Before it was eradicated, the malignant form of smallpox affected 6% of the population but killed the most with a mortality rate of around 100%. In a vaccinated population, the modified version could affect about 15% of the population.
Summary of the History of Smallpox
The Beginning
- Not sure when the
Variola major
first appeared.
- May have evolved from a rodent virus
- 68,000 to 16,000 years ago.
- More intense strains appeared 1,600 to 400 years ago, followed by a second less intense strain.
Ancient Humans
- Ramses V, of Egypt
- Died 3,000+ years ago
- His body showed examples of scarring
- Smallpox diseases have been recorded in India and China around 1000 BC.
- Theory is that Egyptian traders brought smallpox to India.
- Both Old and New Testaments do not really mention smallpox.
AD Forward
- 850:St. Gregory of Tours observed and recorded a outbreak of smallpox in France/Italy.
- First used
- It is possible that Arabic armies brought the disease to Europe.
- Rhazes
- Persian physcian
The Book of Smallpox and Measles
- Good description of smallpox.
Middle Ages and Americas
- 16th century: By this time Smallpox was everywhere.
- Affected children
- Because of European exploration/colonization smallpox spread globally.
- Entered mainland America ( Mexico ) in 1520.
- Destroyed native populace.
- 1633 Plymouth, Mass.: Pilgrims brought smalpox to North America.
- Did not affect Australia all that much.

18th, 19th,and 20th Centuries
-18th Century
- Had become a major global endemic disease.
- Leading cause of death on Europe.
-19th Century
- Vaccinations become common practice in more developed countries.
-20th Century
- Due to
variola minor's
spread, it helped build immunity to
variola major.
- Edward Jenner showed how cowpox could help protect humans from smallpox in 1796.
- Wealthy countries then start to design programs to vaccinate their citizens.
- Also enact laws to make people get vaccinated.
- 1900 to 1914: Smallpox largely eliminated in Northern Europe.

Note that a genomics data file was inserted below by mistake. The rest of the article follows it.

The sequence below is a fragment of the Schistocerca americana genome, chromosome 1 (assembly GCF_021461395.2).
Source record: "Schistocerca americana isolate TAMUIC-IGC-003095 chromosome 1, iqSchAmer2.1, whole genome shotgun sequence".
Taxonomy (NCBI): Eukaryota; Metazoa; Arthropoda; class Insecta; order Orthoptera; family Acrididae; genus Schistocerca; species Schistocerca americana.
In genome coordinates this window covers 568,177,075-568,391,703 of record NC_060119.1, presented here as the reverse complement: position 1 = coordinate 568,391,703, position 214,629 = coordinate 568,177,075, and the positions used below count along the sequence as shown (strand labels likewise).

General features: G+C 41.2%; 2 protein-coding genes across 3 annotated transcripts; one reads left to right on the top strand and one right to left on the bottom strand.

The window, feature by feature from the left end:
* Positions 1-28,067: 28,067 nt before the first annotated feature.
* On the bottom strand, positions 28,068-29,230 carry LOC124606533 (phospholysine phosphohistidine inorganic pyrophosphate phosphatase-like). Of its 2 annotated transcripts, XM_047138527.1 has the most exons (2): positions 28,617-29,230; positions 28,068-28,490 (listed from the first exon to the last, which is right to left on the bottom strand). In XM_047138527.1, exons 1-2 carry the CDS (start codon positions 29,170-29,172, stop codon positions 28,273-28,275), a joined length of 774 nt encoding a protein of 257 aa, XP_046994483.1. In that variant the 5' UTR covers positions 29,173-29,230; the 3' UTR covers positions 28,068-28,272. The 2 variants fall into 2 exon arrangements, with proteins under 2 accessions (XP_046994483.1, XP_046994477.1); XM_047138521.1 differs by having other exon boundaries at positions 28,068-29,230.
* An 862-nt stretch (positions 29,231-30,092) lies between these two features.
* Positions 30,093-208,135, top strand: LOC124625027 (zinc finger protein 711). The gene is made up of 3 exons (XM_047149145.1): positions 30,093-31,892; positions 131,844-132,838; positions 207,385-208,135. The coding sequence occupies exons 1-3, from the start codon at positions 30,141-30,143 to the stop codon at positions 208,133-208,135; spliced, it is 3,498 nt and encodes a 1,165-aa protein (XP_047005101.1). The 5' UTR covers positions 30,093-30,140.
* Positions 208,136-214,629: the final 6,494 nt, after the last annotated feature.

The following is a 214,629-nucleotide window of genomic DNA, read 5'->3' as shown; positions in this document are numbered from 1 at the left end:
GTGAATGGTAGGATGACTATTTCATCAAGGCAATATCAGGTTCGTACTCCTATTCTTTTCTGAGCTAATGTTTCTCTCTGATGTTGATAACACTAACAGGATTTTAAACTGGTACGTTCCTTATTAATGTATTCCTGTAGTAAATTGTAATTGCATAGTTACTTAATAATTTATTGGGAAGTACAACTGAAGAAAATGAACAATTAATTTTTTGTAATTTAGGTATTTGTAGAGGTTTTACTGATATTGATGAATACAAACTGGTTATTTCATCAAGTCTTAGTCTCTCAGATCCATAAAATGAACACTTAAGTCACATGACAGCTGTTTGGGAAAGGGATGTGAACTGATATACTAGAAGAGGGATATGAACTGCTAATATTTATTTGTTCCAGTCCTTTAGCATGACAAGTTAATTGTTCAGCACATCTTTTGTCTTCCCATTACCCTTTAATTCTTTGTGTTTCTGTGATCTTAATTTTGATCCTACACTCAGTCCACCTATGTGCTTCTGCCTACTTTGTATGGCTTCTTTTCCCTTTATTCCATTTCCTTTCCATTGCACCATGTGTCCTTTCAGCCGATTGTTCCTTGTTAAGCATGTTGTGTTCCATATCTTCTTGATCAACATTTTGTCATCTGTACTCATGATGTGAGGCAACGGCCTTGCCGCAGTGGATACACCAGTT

- 1966: Smallpox Eradication Unit formed.
- Strategy: Stop spread of smallpox, isolate reported cases, and vaccinate all who are in the vicinity of the infected.
- "Ring Vaccination"
- Last reported case was Rahima Banu, a Bangladesh girl.
- December 9, 1979: Global eradication of smallpox announced.
Fenner, Frank. "Chapter 5: The History of Smallpox and Its Spread around the World." Smallpox and Its Eradication. Geneva: World Health Organization, 1988. 208-43. Print.

"History of Smallpox." History of Vaccines RSS. History of Vaccines, n.d. Web. 12 Nov. 2013.

Wikipedia contributors. "Smallpox." Wikipedia, The Free Encyclopedia. Wikipedia, The Free Encyclopedia, 7 Nov. 2013. Web. 13 Nov. 2013.

"More ImagesSmallpox." CDC Smallpox Home. United States Government, n.d. Web. 12 Nov. 2013.

"Smallpox." WHO. World Health Organization, n.d. Web. 12 Nov. 2013.

"Smallpox History." Smallpox History. News-Medical, n.d. Web. 13 Nov. 2013.

Google Images

By Alec McGuire
People Associated and Transmission of Smallpox

Small pox is highly contagious. It is most commonly spread by inhaling infected saliva. Another way is by being in direct contact with objects that have the disease on them. This is why caretakers and nurses soak objects in bleach. Ten days after the infection sets in it is contagious to someon else. Edward Jenner was the person who developed the cure and vaccine. Many people had the disease in ancient times, including King Tut.